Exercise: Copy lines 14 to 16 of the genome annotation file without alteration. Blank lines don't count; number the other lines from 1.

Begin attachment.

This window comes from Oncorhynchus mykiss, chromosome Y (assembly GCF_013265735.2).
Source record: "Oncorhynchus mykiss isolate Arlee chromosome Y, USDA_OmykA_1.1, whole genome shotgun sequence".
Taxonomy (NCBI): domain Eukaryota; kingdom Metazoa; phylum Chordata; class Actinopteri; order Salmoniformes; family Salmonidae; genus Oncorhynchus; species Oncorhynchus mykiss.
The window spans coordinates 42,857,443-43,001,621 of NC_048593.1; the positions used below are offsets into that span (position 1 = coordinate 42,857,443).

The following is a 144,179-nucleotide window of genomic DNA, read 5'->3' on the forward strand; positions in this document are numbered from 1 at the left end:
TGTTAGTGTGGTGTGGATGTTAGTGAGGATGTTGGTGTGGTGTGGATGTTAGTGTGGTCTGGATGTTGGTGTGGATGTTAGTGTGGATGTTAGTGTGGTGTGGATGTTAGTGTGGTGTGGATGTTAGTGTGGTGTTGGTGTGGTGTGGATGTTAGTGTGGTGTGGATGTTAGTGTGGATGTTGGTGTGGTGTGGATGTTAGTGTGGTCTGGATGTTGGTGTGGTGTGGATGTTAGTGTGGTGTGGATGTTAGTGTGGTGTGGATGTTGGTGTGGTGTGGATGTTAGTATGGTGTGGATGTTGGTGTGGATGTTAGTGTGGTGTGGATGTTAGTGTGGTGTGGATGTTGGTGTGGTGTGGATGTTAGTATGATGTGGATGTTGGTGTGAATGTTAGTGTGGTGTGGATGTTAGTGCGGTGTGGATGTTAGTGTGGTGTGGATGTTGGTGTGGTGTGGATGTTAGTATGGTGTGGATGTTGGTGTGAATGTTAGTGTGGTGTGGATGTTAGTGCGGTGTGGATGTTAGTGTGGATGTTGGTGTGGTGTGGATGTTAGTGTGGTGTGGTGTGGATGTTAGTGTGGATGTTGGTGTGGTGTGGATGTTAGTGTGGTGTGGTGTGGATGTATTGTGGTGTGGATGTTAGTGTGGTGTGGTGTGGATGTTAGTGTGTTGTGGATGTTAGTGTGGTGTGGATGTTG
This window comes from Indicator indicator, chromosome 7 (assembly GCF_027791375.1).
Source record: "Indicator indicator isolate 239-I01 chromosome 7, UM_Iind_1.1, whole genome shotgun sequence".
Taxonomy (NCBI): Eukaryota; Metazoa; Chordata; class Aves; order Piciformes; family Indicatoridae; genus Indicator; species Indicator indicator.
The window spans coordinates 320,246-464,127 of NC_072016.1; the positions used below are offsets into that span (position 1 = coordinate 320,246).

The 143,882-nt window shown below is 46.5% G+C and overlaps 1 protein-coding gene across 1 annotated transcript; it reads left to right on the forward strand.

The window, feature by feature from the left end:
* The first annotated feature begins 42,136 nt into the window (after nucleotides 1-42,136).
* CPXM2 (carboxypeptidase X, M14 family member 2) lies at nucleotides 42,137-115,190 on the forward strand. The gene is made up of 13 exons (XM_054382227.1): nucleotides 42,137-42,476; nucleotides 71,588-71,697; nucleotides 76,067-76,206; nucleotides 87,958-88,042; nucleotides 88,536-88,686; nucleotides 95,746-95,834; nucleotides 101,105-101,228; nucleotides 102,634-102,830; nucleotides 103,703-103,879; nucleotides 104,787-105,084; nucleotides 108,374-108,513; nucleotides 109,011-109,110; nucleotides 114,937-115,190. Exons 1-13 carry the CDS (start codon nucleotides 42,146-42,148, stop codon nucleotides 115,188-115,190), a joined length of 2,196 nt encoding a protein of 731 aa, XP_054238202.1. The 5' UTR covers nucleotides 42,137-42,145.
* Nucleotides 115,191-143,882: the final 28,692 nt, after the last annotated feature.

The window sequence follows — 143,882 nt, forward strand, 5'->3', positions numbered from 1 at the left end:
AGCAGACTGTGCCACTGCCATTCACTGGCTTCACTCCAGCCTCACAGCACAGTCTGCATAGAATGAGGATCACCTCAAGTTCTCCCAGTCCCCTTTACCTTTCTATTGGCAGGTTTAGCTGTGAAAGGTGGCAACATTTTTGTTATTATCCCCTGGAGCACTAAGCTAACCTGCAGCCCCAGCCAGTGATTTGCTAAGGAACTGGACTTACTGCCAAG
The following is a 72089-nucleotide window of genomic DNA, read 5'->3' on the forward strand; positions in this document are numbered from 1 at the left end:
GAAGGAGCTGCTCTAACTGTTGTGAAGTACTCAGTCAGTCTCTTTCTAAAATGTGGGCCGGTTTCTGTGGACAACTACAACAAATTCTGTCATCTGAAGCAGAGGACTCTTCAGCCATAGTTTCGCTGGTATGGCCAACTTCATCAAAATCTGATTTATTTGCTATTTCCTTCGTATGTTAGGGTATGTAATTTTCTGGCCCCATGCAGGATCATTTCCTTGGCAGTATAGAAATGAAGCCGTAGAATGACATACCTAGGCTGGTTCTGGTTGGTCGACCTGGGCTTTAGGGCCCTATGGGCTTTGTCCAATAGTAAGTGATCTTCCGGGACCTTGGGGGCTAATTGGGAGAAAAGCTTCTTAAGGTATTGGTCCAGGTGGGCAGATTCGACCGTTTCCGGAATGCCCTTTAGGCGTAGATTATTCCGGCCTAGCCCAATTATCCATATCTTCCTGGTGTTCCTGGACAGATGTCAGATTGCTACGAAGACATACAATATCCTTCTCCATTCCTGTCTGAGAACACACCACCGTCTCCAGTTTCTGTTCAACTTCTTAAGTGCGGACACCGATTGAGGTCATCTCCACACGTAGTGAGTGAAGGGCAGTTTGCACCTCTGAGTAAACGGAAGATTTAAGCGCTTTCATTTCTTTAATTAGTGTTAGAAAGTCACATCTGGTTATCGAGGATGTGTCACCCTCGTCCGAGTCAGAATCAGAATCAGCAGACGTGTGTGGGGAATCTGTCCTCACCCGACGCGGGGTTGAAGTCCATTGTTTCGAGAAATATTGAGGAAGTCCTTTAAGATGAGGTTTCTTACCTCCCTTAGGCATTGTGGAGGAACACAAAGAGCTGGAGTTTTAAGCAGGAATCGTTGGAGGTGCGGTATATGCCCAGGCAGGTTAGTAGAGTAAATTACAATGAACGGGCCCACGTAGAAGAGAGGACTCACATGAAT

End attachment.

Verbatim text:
* CPXM2 (carboxypeptidase X, M14 family member 2) lies at nucleotides 42,137-115,190 on the forward strand. The gene is made up of 13 exons (XM_054382227.1): nucleotides 42,137-42,476; nucleotides 71,588-71,697; nucleotides 76,067-76,206; nucleotides 87,958-88,042; nucleotides 88,536-88,686; nucleotides 95,746-95,834; nucleotides 101,105-101,228; nucleotides 102,634-102,830; nucleotides 103,703-103,879; nucleotides 104,787-105,084; nucleotides 108,374-108,513; nucleotides 109,011-109,110; nucleotides 114,937-115,190. Exons 1-13 carry the CDS (start codon nucleotides 42,146-42,148, stop codon nucleotides 115,188-115,190), a joined length of 2,196 nt encoding a protein of 731 aa, XP_054238202.1. The 5' UTR covers nucleotides 42,137-42,145.
* Nucleotides 115,191-143,882: the final 28,692 nt, after the last annotated feature.

The window sequence follows — 143,882 nt, forward strand, 5'->3', positions numbered from 1 at the left end: